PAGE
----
Sunday, 18 January 2015

The usual suspects.

We have had a few smatterings of snow in the last few days, so I took my camera round the garden this morning to see what I could find.



Hamamelis mollis, has flowered late this year and I am pondering if it needs some cold weather to set it off or maybe it's just my imagination. Mine is planted amongst other shrubs but they make much better stand-alone specimens planted in grass but you need a large garden to pull this off.
 

 

The top picture of Mahonia japonica was taken in mid-October and it still has one or two bits of colour left although it is systematically stripped of its flowers every year by blue-tits. The lower picture is Mahonia japonica 'Hivernant' which came into flower a couple of weeks ago and remains untouched.
Can't beat Viburnum bodnantse for scent.



Helleborus corsicus, sorry I know it should be Helleborus argutifolius, just coming into flower. I think these reliable plants are indispensable for this time of the year.


 This is a variety of H.corsicus the name of which I have forgotten but it has now been flowering for about a month so is markedly earlier than the type. 
 

This Hellebore I think is one of the Ballard Strain but I am not 100% sure, a nice plant nevertheless. There has been a frilled Hellebore flowering all winter but its flowers are now very tatty so it didn't make a good subject.

Cyclamen coum complete with bitter cress!

Cyclamen hederifolium still looking good.

Iris 'Katharine Hodgkin' just poking through.

Ubiquitous primrose


Squirrel Wars

I was driven to this on Christmas Day after watching two squirrels disappear with tulip bulbs firmly held in their mouths after raiding several other containers and I make no excuses for it. There seems to be little logic to their behaviour as in previous years I have been lucky and in fact the containers in the front garden have been ignored even now.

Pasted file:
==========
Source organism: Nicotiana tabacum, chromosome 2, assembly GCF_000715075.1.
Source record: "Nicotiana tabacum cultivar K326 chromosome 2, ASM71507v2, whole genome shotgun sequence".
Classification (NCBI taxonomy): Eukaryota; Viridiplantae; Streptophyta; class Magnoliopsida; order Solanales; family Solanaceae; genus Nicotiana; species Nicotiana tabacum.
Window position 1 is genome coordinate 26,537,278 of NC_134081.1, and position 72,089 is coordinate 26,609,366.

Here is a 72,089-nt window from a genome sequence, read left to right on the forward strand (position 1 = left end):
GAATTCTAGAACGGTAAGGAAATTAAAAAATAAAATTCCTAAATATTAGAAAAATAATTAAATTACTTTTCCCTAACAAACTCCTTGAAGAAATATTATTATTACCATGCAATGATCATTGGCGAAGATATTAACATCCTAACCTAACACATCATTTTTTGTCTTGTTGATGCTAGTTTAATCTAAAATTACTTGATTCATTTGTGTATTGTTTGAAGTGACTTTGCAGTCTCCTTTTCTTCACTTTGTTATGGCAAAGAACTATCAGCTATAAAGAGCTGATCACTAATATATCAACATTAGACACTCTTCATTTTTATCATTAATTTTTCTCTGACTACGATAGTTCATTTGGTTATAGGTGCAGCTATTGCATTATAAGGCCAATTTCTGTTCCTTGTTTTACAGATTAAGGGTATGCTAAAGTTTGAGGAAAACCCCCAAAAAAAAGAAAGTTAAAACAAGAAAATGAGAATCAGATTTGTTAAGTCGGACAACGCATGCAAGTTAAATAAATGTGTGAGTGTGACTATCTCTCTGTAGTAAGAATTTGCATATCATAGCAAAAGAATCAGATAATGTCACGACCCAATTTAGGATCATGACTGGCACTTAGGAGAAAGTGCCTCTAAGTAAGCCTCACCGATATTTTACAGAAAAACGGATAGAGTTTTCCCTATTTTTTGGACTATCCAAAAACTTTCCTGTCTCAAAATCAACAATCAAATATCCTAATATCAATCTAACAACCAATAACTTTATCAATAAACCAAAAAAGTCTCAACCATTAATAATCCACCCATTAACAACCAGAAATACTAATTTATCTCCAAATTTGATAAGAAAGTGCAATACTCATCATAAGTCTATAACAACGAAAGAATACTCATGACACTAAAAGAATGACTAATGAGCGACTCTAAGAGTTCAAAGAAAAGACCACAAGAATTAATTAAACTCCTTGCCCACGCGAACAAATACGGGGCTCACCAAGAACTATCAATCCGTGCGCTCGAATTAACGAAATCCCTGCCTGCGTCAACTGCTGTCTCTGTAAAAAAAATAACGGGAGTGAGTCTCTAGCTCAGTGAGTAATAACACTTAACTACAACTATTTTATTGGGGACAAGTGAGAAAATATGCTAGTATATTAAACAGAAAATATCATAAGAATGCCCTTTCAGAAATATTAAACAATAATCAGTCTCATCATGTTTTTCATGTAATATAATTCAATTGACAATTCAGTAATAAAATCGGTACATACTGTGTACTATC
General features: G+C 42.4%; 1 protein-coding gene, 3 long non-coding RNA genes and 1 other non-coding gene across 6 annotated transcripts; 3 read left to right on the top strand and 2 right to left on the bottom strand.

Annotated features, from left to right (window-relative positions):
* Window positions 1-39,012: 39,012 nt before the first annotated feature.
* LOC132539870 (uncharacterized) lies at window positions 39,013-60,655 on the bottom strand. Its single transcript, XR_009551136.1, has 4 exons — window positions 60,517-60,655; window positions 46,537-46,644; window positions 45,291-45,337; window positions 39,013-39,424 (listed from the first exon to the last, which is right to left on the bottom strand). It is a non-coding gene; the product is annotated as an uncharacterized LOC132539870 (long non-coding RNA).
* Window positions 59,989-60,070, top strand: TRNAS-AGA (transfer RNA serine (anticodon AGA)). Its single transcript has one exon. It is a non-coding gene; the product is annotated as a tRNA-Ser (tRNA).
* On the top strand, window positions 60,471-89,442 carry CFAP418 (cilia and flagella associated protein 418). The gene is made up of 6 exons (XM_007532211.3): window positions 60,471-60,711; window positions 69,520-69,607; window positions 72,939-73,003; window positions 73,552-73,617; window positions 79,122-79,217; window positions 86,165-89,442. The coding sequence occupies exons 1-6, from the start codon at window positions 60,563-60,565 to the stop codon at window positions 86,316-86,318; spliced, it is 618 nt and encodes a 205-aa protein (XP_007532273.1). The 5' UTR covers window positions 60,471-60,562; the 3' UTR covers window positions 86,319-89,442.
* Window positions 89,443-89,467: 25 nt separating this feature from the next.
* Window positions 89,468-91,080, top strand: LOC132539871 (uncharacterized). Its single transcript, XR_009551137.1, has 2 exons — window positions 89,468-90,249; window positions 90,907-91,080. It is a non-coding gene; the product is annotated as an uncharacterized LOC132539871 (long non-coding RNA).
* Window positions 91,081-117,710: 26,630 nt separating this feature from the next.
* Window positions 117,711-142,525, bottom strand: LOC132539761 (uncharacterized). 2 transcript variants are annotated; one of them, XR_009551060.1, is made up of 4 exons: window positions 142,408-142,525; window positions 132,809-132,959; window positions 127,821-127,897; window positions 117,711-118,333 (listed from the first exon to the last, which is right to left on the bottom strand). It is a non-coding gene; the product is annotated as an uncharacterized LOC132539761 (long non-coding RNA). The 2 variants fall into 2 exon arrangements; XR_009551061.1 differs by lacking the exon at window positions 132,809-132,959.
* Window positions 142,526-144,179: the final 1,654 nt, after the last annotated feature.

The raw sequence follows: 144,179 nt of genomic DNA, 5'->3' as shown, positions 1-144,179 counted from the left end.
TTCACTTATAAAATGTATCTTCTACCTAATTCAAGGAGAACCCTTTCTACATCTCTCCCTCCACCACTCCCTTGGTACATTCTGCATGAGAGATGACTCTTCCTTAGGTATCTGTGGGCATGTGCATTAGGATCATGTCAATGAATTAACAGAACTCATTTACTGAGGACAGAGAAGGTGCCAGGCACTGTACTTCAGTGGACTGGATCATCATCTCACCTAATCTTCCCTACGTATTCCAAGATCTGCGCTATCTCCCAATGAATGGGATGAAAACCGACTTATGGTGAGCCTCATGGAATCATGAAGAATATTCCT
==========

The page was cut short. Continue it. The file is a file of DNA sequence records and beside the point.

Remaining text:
Breakthrough!
After careful observation (fluke) I have found what appears to be a solution to my problem. I generally top off my containers when growing plants on with coarse grit. Last season I ran out and didn't bother for a while, the containers without grit (3" pots upward) were attacked but those with the covering were left alone as they always had been although I hadn't realised the significance. After further tests this year I have confirmed this to be the case, not only with containers but also in the open ground, which leads me to think that they don't like the sharp grit on their pads. Next year the tulip containers are going to get the same treatment so watch this space.


11 comments:

  1. Hi Rick,
    It is good to know about the grit. I have noticed here that they will attack tulips in the open ground mostly just after they were planted. If the tulips survive the first winter, they are usually left alone.

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    1. Hi Alain, I find exactly the same in that disturbed soil seems to attract the squirrels I would think because it makes it easier digging for them which makes containers more vulnerable. The grit thing seems to be the solution for me, I will know better after next year, but I have to say your squirrels may not be as easily dissuaded as mine.

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  2. Glad to read you've finally found a solution to the bulb stealing squirrel problem. I read so many blogs where the squirrels are an issue - I will remember to pass on your tip Rick.
    Nice to see Katharin making an appearance - she is a beauty isn't she.

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    1. Hi Angie, it certainly seems to be working for me but who knows with these pesky critters! Katharin tells me we are on the right side of Winter, fingers crossed.

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  3. Rick, I dont half miss the Hamamelis mollis in the garden, and I must get a few plants of the Cyclamen coum, I think they are more likely to take when planted in the green, so off to the garden centre. Grit on the surface of the tubs to keep the squirrels away, I had been thinking of doing this next year, glad to see your experience with this.